Considering that more than 70 percent of the Company's turnover is realised in various currencies, predomi-nantly in US dollars, while its costs are incurred in Hungarian forints, the Company's operating profit is exposedto currency fluctuations. To manage this exposure, the Board of Directors has approved a strategy of foreignexchange rate exposure risk reduction, in which only forward and option contracts used exclusively for hedg-ing purposes are to be employed.
In accordance with a policy approved by the Board of Directors in January 2000, the Company has continuedto conclude forward exchange contracts to manage its exposure to fluctuations in exchange rates. TheCompany has concluded forward exchange contracts for 2004. All forward exchange contracts concluded havean expiry on or before 30 September 2004, and they are all HUF/US$ based. Management monitors closely themovements in HUF/US$ exchange rate and decides accordingly about future contracts.
Trading in a number of countries served by the Company may give rise to sovereign risk and economic uncertainty.
Trade credit risks and related provisions are closely monitored and subject to executive director supervision.
Preference shareholders are entitled to initiate conversion of their shares into ordinary shares. It is the Board ofDirector's responsibility to determine the terms of the conversion and the conversion must be approved by theCompany's Annual General Meeting. The Annual General Meeting on 28 April 2003 approved the conversion of1,806 preference shares into registered ordinary shares.
The dematerialisation of the converted shares and the listing at the BSE of the new shares took place with effectfrom 17 July 2003 following the registration by the Registry Court. A value difference of HUF 2,000 per share,totalling HUF 4 million has been deposited with the Company and has been accounted as a share premium.
The Annual General Meeting held on 28 April 2003 approved the dematerialisation of all the ordinary sharesissued by the Company. With respect to the dematerialisation, the Company published an announcement on8 May 2003. The period for submitting the shares closed on 15 July 2003. Consequently, 18,627,887 registeredordinary printed shares, each with nominal value of HUF 1,000 issued by the Company have been transformedon 16 July 2003. As of 16 July 2003, the date of the transformation, all printed ordinary shares issued by theCompany will no longer be valid. The number of shares which were not turned in during the dematerialisationperiod is 10,950. Owners of 2,964 shares had been identified prior to the sale of these shares. The Company pro-ceeded to sell the remaining 7,986 dematerialized shares at the Budapest Stock Exchange and deposited therealised income / amount. The price was HUF 20,806 per share.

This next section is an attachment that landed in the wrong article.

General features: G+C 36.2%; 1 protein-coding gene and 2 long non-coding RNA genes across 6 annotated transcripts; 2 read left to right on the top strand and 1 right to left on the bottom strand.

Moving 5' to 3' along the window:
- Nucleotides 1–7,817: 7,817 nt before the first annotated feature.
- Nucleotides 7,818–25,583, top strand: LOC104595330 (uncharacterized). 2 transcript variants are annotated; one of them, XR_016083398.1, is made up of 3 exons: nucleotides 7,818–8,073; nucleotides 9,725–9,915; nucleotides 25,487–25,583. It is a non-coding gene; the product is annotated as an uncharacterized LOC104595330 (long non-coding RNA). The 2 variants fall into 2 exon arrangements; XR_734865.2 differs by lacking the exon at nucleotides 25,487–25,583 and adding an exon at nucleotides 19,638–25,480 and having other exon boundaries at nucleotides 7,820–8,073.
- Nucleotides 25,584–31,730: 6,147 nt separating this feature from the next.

31 December 2003
31 December 2002
Shares in issue
Preference shares Total shares
There were no significant changes relating to the shareholder structure of the Company during 2003. The share heldby the Hungarian Privatisation and State Holding Company (ÁPV Rt.) diminished slightly, by 0.2 percentage point, to25.0 percent, the proportion held by domestic investors also decreased by 2 percentage points (to 9.2 percent).
At the same time the share held by foreign investors increased by 2.2 percentage points, totalling 65.8 percent.
The chart below shows the shareholders structure on 31 December 2003: Domestic investors Domestic investors Foreign investors Hungarian Privatisation andState Holding Company(ÁPV Rt.) As at 31 December 2003 the Company's reported shareholders were: Local Governments Institutional investors Private investors Private investors Notes: (1) Treasury shares are not included in the voting capital. (2) Nominee company holdings amounted to 23.81 percent of Registered Capital; no other shareholdings report- ed to be above 5 percent. 31 December 2003
31 December 2002
Nominal value (HUF '000) Book value (HUF '000) Shares held by the Company in Treasury increased during 2003 to 20,020 ordinary shares. The Companypurchased 137,113 Treasury shares at the Budapest Stock Exchange during 2003 as well as a further55,140 treasury shares on the OTC market. Based on the decision of the Board of Directors of Gedeon Richter Ltd.,116,335 shares held by the Company in Treasury were granted to employees participating in the bonus shareprogramme, to qualified employees as bonuses and to members of the Board of Directors.
In line with a programme approved by the Ministry of Finance related to employee share bonuses, on17 December 2003 the Company granted 64,068 shares for 4,462 of its employees. These shares will bedeposited at the employees' individual securities accounts at CA-IB Securities Ltd. until 2 January 2006.
SHARE REMUNERATION OF THE COMPANY'S BOARDS The Company's Boards are shown on pages 8-11 of this Annual Report. Ordinary shareholdings in the Company held by members of the Board of Directors, the Supervisory Committeeand the Executive Board may be summarised as follows: 31 December 2003
31 December 2002
Board of Directors Supervisory Committee • The privatisation process of Hungaropharma Gyógyszernagykereskedelmi Rt. continued in 2003 with Gedeon Richter Ltd. having purchased 28,343 Hungaropharma shares on the OTC market during April2003. The transaction increased the Company's share in Hungaropharma by 4.71 percent to 19.71 percent.